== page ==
At the tender age of three, I shared bleachers with ranking military officers as witness to an Air Force ﬂirepower demonstration. Yes, it is exactly what it sounds like. Fighter pilots dropping bombs on sh**. My hometown was small enough that the military allowed civilians to attend as a kind of entertainment. There was some queue off in the distance, and the jets would scream past the bleachers one after the other. Sheets of ﬂre would ﬂll the air. Some drops would push billows of dust up from the desert floor creating a kind of dust devil lifting a wooden decoy tank, now splinters. Some passes were planes with machine guns mounted on noses, and others would drop paratroopers. I lived in a trailer, as did nearly everyone in the community. About a third of the targets were trailers that looked like my home, or at least one of the neighbors’. The images are etched into memory, and I am still frightened by explosions and ﬂreworks. And thunder.
The Air Force named their ambassador precision fight troupe the Thunderbirds. I witnessed their training literally thousands of times. The Air Force Thunderbirds are the mascot for my High School. They always performed the first air show of the season for us school kids. I sat in the cockpit several times. Later pilots would encourage us to sign up to serve. They were always articulate, sharply groomed, and good looking. Sometimes a rock band of similar blond crew cut men would come to school on the same day as the pilots. During my junior year, I watched three pilots follow the lead in an incorrect loop pattern and dive straight down to the desert pavement. The lead had had a problem with his steering yoke and had taken his hand off the command speaker button in the desperate attempt to fight the jammed control. The other pilots never heard his screamed orders to pull out of the maneuver.
Kill tactics and weapons have changed with the times. My hometown is still training America’s crackerjack killers. The jet is now a drone. Training and live mission control happen in the same place. The drone hovers over the desert where I grew up in the instance of a novice, but over Pakistan, Afghanistan, Somalia, or Yemen in the case of a seasoned bomber.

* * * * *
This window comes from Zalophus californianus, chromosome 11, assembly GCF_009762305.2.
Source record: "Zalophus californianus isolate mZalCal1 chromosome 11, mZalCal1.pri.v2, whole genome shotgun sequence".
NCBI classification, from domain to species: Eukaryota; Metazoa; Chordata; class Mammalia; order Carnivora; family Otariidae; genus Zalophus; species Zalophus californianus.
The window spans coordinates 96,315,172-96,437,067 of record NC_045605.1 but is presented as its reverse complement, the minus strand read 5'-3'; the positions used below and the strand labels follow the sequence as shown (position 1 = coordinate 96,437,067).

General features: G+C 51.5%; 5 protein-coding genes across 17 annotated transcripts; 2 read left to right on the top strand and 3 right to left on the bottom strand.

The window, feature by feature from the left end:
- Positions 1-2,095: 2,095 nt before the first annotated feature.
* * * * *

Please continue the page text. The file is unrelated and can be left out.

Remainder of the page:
I no longer live in that desert, but I went home and saw the practice passes. There is that cliché television moment when an adult man returns to his childhood home and things from his grand memory seem small and innocuous. Every pass of a drone triggered that sort of play on my memory. It is a small jet, even a cute jet, that drops small bombs. Perfect for killing a teenage girl in some place we aren’t at war. I imagine the video gamer and his pimples. Are Iraqi boys prone to acne? Are they too busy with guns and prayer to play with joy-sticks? I have to remind myself that my fantasy of cute small bombs is the perfect PR lie for the US military. The Iraqi boys are as likely trying to get food as they are engaged in military training or active operations. The jets are only marginally smaller than the bomber jets seen in my childhood. The weapons dropped by drones are very real, and only sometimes smaller firepower. They offer such a degree of distance and cover that the killing seems like a video game to us onlookers over here. Mistakes, collateral damage, and all the other horrors of dropping bombs are the same horrors bombs always bring. Distance always flattens an image; the unmanned bombers lose a degree of control and precision on the target end in exchange for the safety of the bomber.
Those marketing sub-military grade drones tell us the potential uses are many. They may be harnessed to drop mail or to carry a camera that will record a street transaction. Its lines are futuristic in a way that hovers rather than jets forward. There are promises that drones will be developed to deliver pizza. But right now, drones are the eyes of the city or the fed. And sometimes the muscle.
The drone commanded by Helmut is kinder and gentler. It is likely unfair to push a militant image into your consciousness. No promise of convenience, just the experience of a kind of party delivery service.
I take it back, don’t think of the police. But that’s like asking someone not to think of an elephant and then that’s all they can do. But that’s also the point, right?
Helmut Heiss would like to give special thanks to Philip Kaufmann, Kyle Cronan and Thea Moeller. Heiss’ work was generously sponsored by the Austrian Federal Ministry for Education, the Arts and Culture.